- In that way all Arab countries with their nations and armed forces united in purposeful solidarity, would rise up to eliminate these takfiri parties and tendencies.
- This stance of Arab countries would be the setting for the genuine, real, moral, social, cultural victory of faith over these currents, because such an attitude is more powerful than weapons.
- We turn to the muftis of Arab countries, patriarchs and other leaders of Christian Churches to join their voices to this united and consistent stance.
- Such a united Arab stance would reassure the region’s Christian and other faith communities about their future and constitute clear and firm evidence that living together, based on citizenship and respect for others and their religion is possible, and that Arab countries are resolved to establish secular states and create developed Arab institutions founded on human rights, including especially freedom of worship, religion and conscience, and citizenship with equality of rights and duties for all.
- So the Arab world, with its Muslim and Christian civil and religious leaders, would provide an exemplary model for moral values for the whole world, resulting in the international community’s joining in this united Arab stance to achieve this objective.
- We call upon our churches to raise prayers for this intention. From 22 September until 22 October we shall be holding a series of services in all Damascus’s churches in turn, with a service at 6p.m. every day in a church of a different denomination. The first service will take place in the Melkite Greek Catholic patriarchal cathedral on 22 September at 6 p.m.
The first inter-denominational or ecumenical service will be held at 6:00 p.m. on September 22nd at the Melkite Greek Catholic Patriarchate in Damascus.
There will be daily prayers at 6:00 p.m. from September 22nd until October 22nd, 2014.
We invite all our readers to join us as we pray for peace in the churches of Damascus.
We suggest the following:
A Prayer for Peace in Syria and Assistance for its Refugees
Almighty and merciful God, grant that just as you made yourself known to Saul on the road to Damascus, you may soon convert hearts to peace in Syria, and that its people who have fled may soon return to their homeland.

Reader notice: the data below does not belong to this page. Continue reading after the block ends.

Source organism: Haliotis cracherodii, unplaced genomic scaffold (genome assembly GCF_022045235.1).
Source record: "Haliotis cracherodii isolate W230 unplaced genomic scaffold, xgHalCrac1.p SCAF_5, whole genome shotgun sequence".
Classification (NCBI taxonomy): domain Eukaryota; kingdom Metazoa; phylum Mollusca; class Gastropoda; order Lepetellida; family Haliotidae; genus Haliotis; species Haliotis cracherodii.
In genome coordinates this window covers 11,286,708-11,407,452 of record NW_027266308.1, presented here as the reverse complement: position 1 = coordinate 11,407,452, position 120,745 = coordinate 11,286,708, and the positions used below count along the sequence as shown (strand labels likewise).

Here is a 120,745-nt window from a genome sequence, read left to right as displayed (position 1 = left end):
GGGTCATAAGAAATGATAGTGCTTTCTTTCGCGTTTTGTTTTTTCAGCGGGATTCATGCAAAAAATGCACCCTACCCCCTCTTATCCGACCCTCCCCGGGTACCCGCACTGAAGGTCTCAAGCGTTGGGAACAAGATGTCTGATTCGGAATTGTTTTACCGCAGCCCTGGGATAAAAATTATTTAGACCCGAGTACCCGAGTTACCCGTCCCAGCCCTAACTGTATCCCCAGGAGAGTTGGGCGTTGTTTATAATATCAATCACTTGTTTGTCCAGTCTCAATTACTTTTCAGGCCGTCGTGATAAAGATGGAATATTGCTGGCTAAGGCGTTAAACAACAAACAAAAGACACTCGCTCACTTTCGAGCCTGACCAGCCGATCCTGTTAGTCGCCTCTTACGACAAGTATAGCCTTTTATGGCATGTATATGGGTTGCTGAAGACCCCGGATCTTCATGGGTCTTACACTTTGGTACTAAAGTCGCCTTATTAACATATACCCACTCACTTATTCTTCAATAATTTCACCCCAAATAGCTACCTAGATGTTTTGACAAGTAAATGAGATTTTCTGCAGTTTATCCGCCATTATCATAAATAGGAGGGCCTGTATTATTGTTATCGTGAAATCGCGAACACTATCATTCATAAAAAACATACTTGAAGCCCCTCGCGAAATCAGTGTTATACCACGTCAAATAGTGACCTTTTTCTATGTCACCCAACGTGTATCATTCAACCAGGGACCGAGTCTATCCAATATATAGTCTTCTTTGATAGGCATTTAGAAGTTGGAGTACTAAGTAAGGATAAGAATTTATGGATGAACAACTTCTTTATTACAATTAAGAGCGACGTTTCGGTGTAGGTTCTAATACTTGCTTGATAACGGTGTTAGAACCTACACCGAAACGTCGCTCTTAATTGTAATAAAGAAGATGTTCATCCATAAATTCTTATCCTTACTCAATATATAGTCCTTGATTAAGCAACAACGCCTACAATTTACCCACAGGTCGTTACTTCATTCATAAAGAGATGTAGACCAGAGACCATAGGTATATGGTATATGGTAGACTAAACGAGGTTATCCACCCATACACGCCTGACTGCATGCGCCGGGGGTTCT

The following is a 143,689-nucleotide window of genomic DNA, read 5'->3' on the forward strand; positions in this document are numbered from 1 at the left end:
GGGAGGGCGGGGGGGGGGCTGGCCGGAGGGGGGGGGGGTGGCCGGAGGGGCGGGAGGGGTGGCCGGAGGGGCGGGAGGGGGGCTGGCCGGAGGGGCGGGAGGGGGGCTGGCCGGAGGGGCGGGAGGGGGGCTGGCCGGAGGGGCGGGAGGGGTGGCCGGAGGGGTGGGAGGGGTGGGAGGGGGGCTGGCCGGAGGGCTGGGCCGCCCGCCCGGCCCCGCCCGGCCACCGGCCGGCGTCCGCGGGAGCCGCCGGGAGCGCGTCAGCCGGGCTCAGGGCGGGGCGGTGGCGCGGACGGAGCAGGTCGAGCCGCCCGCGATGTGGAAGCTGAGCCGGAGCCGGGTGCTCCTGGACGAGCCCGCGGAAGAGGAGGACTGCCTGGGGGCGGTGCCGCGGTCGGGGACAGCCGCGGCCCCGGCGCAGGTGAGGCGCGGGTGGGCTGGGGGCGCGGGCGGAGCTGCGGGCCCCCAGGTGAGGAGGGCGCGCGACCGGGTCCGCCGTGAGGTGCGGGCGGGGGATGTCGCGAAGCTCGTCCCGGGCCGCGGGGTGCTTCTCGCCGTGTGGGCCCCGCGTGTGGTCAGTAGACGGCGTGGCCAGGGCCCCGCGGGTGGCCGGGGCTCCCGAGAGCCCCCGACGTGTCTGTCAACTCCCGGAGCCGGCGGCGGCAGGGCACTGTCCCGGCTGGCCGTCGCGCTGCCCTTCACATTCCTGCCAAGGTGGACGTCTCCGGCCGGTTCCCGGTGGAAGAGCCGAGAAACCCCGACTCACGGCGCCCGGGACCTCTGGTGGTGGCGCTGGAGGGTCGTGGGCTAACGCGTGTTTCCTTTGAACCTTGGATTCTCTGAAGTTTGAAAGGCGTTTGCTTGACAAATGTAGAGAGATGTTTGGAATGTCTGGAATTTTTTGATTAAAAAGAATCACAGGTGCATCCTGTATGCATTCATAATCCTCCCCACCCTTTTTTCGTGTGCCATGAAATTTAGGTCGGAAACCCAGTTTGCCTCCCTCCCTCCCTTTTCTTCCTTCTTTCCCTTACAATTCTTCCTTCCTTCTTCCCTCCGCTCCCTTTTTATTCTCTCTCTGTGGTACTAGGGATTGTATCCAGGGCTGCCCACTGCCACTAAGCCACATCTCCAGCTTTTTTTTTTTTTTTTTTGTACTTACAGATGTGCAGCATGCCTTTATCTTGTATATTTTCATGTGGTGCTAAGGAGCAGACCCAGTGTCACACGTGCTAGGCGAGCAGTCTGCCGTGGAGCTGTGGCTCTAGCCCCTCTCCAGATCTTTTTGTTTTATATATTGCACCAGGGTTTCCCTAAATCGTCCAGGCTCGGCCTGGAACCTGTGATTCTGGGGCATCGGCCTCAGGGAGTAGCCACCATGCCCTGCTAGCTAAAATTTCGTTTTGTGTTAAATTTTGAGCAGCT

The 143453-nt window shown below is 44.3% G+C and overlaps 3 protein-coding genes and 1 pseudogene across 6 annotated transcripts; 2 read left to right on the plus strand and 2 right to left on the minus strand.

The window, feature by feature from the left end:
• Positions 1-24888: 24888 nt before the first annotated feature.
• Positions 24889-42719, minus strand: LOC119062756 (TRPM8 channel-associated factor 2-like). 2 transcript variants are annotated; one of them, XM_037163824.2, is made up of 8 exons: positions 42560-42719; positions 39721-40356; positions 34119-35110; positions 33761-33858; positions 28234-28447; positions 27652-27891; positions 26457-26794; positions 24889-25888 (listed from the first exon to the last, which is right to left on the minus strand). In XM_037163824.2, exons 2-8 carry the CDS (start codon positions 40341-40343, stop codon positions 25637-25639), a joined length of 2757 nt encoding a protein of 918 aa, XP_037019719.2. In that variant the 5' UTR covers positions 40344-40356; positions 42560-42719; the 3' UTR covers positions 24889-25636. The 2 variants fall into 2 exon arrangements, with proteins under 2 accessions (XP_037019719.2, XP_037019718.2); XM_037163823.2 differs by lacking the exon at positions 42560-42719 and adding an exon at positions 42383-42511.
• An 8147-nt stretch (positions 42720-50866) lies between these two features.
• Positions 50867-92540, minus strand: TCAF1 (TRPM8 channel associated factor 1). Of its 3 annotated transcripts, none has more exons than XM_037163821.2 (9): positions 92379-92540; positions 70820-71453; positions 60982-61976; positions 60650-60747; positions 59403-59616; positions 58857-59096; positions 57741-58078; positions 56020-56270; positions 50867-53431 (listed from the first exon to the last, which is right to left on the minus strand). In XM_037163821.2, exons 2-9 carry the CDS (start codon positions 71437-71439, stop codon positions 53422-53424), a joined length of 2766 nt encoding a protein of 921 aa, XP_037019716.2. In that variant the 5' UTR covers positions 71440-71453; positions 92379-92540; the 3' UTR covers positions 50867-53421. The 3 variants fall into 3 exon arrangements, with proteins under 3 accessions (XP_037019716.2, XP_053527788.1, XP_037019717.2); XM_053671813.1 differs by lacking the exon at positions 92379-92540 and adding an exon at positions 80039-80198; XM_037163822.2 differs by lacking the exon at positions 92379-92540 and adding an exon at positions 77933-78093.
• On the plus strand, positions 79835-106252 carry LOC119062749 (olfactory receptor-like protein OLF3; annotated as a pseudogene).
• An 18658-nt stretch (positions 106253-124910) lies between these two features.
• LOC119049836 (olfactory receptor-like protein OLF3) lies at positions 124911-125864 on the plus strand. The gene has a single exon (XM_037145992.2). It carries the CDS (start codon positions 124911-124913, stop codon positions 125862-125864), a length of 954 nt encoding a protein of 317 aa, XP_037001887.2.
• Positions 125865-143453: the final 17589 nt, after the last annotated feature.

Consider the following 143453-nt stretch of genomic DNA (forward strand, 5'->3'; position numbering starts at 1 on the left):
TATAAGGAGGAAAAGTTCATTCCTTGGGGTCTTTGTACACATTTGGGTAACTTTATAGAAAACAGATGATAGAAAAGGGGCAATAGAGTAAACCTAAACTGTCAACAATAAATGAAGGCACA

We ask your blessing on those who, like your Son, have become refugees and have no place to call their own; look with mercy on those who today are fleeing from danger, homeless and hungry.
Bless those who work to bring them relief; inspire generosity and compassion in all our hearts; through Jesus Christ our Lord. Amen.
Friday, 19 September 2014
|The Russian Army tries to force Eastern Catholics of Pratulin|
to abandon communion with the Apostolic See of Rome
The Patriarchate's anti-ecumenical agenda manifests itself in its attempts to place wedges, at the ecumenical table, between Catholics and Orthodox, between Western and Eastern Catholics, and to refuse to recognize Eastern Catholics at all, just as the Kremlin (true to a centuries-old imperialistic politik) adamantly refuses to recognise the Government of Ukraine, or even its existence as a nation.
Sunday, 14 September 2014
Patriarch Gregorios: After the visit to Christian Valley and while flying to the Witness Summit in Washington
While spreading hope and joy in Christian Valley I could not help noticing the profound suffering of displaced persons. Though they are safe where they are, they are labouring under the weight of cares, afflictions and very painful memories concerning their homes, relatives, possessions and their own and their children’s future.
Today my fellow Patriarchs and I are flying to Washington on this gruelling journey to the United States.
My feelings are mixed! On the one hand I am content to be on the way of the cross along with our countries, parishes and fellow-citizens. We bear the sufferings and expectations of them all as the Second Vatican Council affirms, and as Saint Paul said so eloquently. All are pinning all their hopes on the Church. Did not our Lord Jesus tell us, “Do not be anxious beforehand about what you are to say, but say whatever is given you in that hour, for it is not you who speak, but the Holy Spirit.” (Mark 13:11)
Yes, let the Spirit speak in us! I hear what the Lord God is saying within me! He speaks peace for his people and his elect. His salvation is nigh for the one who fears him. “Mercy and truth are met together, righteousness and peace have kissed each other.” (Ps 84:10 LXX /85:10)
My contribution before the greatest power among the nations is meant to be a spiritual witness in favour of peace in our region: its security, and living together among the various constituents, especially the young! This is a common responsibility. The Church is an integral part of that society and we have a common responsibility in the face of so much suffering and tragedy. We make up part of this tragedy and we also represent a part of the solution. I should like to recall here a threefold sentence proper to the medical team that works in a hospital in Germany and which is helping me complete the projected building of a hospital between Damascus and Daraa in the native village of my mother where the Apostle Paul stayed for three years after his conversion at the gates of Damascus.